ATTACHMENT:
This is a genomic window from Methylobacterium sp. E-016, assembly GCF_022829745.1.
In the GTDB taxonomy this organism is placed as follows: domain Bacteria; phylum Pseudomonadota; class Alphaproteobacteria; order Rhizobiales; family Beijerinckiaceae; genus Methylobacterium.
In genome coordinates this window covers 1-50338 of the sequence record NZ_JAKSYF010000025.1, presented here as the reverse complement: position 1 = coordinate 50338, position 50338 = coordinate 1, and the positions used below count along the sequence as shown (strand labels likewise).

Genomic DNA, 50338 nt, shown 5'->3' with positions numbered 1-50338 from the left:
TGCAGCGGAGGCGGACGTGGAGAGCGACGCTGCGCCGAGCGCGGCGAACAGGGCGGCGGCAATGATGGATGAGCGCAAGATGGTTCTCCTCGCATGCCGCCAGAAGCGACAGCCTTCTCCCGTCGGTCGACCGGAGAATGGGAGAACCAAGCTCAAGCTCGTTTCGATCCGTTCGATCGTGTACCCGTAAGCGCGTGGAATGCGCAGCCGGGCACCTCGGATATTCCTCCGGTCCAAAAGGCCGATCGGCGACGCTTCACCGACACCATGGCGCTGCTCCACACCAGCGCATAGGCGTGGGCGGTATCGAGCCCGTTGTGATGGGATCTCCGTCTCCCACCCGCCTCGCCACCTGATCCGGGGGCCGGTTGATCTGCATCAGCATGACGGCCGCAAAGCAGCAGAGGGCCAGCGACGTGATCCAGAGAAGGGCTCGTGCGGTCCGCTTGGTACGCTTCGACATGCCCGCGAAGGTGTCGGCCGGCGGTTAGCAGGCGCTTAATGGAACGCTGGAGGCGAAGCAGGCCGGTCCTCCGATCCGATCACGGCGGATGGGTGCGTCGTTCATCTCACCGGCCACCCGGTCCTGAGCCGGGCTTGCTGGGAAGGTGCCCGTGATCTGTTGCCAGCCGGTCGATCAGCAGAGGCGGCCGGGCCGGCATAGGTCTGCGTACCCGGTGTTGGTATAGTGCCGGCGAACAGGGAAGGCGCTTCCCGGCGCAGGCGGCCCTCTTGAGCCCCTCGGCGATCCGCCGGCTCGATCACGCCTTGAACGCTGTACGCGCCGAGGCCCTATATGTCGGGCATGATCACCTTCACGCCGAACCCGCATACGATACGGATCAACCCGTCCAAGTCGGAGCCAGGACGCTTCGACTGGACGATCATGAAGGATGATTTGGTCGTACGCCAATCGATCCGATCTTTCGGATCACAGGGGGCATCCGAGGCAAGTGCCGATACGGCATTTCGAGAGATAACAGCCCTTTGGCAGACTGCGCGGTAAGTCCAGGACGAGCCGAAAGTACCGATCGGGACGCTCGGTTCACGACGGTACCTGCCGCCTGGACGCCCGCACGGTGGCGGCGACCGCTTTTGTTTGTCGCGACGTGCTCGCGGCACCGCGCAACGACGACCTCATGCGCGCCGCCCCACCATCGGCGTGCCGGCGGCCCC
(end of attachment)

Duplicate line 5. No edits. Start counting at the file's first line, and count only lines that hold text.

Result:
TGCAGCGGAGGCGGACGTGGAGAGCGACGCTGCGCCGAGCGCGGCGAACAGGGCGGCGGCAATGATGGATGAGCGCAAGATGGTTCTCCTCGCATGCCGCCAGAAGCGACAGCCTTCTCCCGTCGGTCGACCGGAGAATGGGAGAACCAAGCTCAAGCTCGTTTCGATCCGTTCGATCGTGTACCCGTAAGCGCGTGGAATGCGCAGCCGGGCACCTCGGATATTCCTCCGGTCCAAAAGGCCGATCGGCGACGCTTCACCGACACCATGGCGCTGCTCCACACCAGCGCATAGGCGTGGGCGGTATCGAGCCCGTTGTGATGGGATCTCCGTCTCCCACCCGCCTCGCCACCTGATCCGGGGGCCGGTTGATCTGCATCAGCATGACGGCCGCAAAGCAGCAGAGGGCCAGCGACGTGATCCAGAGAAGGGCTCGTGCGGTCCGCTTGGTACGCTTCGACATGCCCGCGAAGGTGTCGGCCGGCGGTTAGCAGGCGCTTAATGGAACGCTGGAGGCGAAGCAGGCCGGTCCTCCGATCCGATCACGGCGGATGGGTGCGTCGTTCATCTCACCGGCCACCCGGTCCTGAGCCGGGCTTGCTGGGAAGGTGCCCGTGATCTGTTGCCAGCCGGTCGATCAGCAGAGGCGGCCGGGCCGGCATAGGTCTGCGTACCCGGTGTTGGTATAGTGCCGGCGAACAGGGAAGGCGCTTCCCGGCGCAGGCGGCCCTCTTGAGCCCCTCGGCGATCCGCCGGCTCGATCACGCCTTGAACGCTGTACGCGCCGAGGCCCTATATGTCGGGCATGATCACCTTCACGCCGAACCCGCATACGATACGGATCAACCCGTCCAAGTCGGAGCCAGGACGCTTCGACTGGACGATCATGAAGGATGATTTGGTCGTACGCCAATCGATCCGATCTTTCGGATCACAGGGGGCATCCGAGGCAAGTGCCGATACGGCATTTCGAGAGATAACAGCCCTTTGGCAGACTGCGCGGTAAGTCCAGGACGAGCCGAAAGTACCGATCGGGACGCTCGGTTCACGACGGTACCTGCCGCCTGGACGCCCGCACGGTGGCGGCGACCGCTTTTGTTTGTCGCGACGTGCTCGCGGCACCGCGCAACGACGACCTCATGCGCGCCGCCCCACCATCGGCGTGCCGGCGGCCCC